Beginning in the early 1970s—as underrepresented groups were demanding new forms of visibility following the emergence of political movements such as Black Power and the Stonewall Rebellion—a handful of British and American photo-driven alternative magazines came on the scene.
The Face, i-D, Rags, Out/Look, and other new publications amplified marginalized voices, especially those of queer makers and makers of color, and made room for those makers to question who and what was accepted as mainstream. These publications introduced a hybrid model within the magazine industry: combining the high production standards and engagement with fashion of “powerhouse” publications such as Vogue and Life with the use of collage in zines and the text/image provocations of underground newspapers. In the end, these alternative magazines transformed their industry.
This exhibition brings together over 130 magazines as well as photographs and time-based media works that evidence how these publications, by prizing formal experimentation and generating new affiliations across identities, challenged mainstream definitions of culture and belonging. Jamel Shabazz’s photographs of Black and Latinx communities and Nicola Tyson’s images of a London gay and lesbian club demonstrate how artistic practices, including the practice of circulation, evolved into photographic genres in magazines such as The Source and Blitz. Bill Cunningham’s work in early Details and Picture Newspaper and Peter Hujar’s street photography celebrated styles born on the street, rather than defined by the fashion industry.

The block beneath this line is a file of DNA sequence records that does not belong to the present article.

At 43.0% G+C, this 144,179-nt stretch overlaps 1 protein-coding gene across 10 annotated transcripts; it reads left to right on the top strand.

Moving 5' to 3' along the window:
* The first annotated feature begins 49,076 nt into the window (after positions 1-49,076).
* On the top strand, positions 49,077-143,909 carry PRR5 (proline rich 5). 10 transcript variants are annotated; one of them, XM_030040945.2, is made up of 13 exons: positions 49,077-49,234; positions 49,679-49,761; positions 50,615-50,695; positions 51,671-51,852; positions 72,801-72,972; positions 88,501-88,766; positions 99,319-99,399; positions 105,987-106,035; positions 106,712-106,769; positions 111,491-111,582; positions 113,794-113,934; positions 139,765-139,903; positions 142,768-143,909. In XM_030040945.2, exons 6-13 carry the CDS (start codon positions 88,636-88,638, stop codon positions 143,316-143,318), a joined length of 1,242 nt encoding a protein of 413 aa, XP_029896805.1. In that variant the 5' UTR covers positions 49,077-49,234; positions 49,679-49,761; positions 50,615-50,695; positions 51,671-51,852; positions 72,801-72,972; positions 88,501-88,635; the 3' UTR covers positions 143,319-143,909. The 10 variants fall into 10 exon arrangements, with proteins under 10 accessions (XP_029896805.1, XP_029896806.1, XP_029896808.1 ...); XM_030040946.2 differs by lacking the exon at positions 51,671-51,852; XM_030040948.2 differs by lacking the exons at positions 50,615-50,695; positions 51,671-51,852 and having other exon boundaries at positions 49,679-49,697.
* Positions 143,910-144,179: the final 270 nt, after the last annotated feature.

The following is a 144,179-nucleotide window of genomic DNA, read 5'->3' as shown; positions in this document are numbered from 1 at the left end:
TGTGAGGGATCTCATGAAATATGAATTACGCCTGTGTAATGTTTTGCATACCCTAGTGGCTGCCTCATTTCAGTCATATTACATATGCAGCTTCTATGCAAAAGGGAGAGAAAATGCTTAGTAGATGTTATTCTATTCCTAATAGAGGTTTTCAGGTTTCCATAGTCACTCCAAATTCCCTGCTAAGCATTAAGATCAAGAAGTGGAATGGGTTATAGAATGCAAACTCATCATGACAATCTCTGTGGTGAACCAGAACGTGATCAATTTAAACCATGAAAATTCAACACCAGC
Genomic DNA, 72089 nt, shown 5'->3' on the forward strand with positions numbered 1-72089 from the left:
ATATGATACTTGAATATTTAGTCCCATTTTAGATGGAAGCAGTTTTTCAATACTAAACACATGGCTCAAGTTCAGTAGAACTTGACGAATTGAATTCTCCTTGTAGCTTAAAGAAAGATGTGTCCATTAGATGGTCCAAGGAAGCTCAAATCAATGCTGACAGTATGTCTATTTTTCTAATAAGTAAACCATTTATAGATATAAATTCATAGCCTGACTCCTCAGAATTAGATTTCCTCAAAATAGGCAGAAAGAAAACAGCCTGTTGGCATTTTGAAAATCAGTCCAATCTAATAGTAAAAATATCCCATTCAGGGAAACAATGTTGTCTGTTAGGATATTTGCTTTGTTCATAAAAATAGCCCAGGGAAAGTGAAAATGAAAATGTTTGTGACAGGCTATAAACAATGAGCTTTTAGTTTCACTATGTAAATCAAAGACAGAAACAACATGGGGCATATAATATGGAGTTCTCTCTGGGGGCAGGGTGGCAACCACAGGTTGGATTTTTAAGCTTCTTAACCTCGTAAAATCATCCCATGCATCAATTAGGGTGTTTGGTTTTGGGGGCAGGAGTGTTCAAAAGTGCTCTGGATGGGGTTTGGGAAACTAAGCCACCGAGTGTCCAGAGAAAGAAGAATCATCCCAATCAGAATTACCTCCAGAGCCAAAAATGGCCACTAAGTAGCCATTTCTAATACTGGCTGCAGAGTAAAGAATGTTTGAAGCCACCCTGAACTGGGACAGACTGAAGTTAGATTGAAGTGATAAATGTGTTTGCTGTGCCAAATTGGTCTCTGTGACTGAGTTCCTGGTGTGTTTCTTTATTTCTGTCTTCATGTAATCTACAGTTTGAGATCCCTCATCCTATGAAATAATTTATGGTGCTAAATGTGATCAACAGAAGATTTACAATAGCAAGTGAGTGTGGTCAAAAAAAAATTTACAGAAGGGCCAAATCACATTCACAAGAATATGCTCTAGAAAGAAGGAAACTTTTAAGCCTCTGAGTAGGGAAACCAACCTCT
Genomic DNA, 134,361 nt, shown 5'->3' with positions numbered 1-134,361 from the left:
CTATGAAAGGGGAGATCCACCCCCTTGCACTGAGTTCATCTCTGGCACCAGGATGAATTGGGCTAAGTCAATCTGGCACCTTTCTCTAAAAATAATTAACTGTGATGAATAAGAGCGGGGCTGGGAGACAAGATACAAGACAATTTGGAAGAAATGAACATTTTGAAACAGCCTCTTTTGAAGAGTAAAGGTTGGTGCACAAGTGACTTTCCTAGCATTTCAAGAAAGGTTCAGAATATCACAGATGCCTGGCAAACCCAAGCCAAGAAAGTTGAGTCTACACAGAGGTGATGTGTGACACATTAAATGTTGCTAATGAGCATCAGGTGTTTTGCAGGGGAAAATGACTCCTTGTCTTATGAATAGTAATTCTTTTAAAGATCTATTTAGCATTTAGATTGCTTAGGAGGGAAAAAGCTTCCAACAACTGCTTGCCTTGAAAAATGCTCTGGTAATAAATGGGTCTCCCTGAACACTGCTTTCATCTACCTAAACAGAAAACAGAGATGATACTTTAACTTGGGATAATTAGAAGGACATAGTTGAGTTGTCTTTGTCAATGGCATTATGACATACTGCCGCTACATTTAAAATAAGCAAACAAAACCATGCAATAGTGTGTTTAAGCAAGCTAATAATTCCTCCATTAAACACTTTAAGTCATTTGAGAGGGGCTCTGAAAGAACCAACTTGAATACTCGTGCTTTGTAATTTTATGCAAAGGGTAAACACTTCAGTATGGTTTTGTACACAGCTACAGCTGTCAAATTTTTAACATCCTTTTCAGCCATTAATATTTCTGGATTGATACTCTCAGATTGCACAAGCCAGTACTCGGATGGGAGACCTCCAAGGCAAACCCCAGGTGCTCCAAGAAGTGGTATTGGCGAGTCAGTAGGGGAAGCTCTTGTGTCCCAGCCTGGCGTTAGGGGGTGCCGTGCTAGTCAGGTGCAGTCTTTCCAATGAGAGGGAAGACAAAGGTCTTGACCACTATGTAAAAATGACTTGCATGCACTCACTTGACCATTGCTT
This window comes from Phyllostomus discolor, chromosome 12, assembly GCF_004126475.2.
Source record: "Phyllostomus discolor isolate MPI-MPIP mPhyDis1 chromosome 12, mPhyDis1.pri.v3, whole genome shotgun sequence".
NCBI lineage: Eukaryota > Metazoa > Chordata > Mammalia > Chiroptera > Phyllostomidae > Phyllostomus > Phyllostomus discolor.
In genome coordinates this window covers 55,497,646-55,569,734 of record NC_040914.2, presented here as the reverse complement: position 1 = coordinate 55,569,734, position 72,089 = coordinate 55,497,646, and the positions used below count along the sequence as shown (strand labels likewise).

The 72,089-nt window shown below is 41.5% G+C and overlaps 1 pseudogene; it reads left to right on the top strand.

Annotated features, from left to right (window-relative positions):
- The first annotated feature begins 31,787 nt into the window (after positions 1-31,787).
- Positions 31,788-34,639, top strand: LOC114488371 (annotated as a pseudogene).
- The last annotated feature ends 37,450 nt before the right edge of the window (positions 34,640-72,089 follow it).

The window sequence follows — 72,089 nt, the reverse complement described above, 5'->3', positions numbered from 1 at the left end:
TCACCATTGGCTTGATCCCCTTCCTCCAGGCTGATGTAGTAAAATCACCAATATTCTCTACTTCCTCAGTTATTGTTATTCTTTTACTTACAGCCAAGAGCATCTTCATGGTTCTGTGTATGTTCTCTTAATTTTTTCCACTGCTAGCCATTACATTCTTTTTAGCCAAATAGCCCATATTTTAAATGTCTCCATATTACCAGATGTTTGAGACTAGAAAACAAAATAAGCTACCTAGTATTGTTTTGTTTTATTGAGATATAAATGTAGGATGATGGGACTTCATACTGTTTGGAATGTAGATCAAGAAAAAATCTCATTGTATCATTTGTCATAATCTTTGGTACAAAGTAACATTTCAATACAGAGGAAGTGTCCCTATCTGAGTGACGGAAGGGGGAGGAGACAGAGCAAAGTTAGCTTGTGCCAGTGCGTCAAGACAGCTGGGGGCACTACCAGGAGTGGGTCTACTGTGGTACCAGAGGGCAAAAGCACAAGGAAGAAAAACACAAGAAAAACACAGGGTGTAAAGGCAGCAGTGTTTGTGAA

Art Institute Chicago
Michigan Avenue Entrance
111 South Michigan Avenue
Modern Wing Entrance
159 East Monroe Street
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